Pacing of Red Sea Deep Water Renewal During the Last Centuries


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Manfred.Mudelsee [ at ] awi.de

Abstract

The Red Sea is a deep marine basin often considered as small‐scale version of the global ocean. Hydrographic observations and ocean‐atmosphere modeling indicate Red Sea deep water was episodically renewed by wintertime open‐ocean deep convections during 1982–2001, suggesting a renewal time on the order of a decade. However, the long‐term pacing of Red Sea deep water renewals is largely uncertain. We use an annually resolved coral oxygen isotope record of winter surface water conditions to show that the late twentieth century deep water renewals were probably unusual in the context of the preceding ~100 years. More frequent major events are detected during the late Little Ice Age, particularly during the early nineteenth century characterized by large tropical volcanic eruptions. We conclude that Red Sea deep water renewal time is on the order of a decade up to a century, depending on the mean climatic conditions and large‐scale interannual climate forcing.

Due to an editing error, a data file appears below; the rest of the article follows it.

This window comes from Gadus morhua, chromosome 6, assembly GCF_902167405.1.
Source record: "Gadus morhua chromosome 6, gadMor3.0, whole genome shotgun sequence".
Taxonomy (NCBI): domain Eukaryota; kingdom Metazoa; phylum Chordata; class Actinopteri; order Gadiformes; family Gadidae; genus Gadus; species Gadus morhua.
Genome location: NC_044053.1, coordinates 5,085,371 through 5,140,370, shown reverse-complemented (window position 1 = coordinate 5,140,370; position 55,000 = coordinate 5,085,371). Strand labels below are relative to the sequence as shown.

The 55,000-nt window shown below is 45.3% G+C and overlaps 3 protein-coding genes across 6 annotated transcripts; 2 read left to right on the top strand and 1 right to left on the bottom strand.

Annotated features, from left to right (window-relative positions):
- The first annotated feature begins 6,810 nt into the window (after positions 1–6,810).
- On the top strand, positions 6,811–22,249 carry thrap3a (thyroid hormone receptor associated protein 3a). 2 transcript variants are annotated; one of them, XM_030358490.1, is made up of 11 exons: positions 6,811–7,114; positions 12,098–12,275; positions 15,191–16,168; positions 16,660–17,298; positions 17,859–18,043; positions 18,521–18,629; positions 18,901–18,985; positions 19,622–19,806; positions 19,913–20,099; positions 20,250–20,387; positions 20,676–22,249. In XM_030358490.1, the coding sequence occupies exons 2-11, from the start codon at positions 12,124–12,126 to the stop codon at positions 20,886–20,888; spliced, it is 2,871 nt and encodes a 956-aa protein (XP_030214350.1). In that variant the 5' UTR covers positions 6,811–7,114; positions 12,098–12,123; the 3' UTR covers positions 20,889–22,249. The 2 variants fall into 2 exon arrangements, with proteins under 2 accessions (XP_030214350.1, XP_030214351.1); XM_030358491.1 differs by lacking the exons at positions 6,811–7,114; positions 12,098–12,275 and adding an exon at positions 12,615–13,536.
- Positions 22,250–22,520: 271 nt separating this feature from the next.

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ISI/Scopus peer-reviewed
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Published
Eprint ID
50354
DOI 10.1029/2019GL082756

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Felis, T. and Mudelsee, M. (2019): Pacing of Red Sea Deep Water Renewal During the Last Centuries , Geophysical Research Letters, 46 (8), pp. 4413-4420 . doi: 10.1029/2019GL082756


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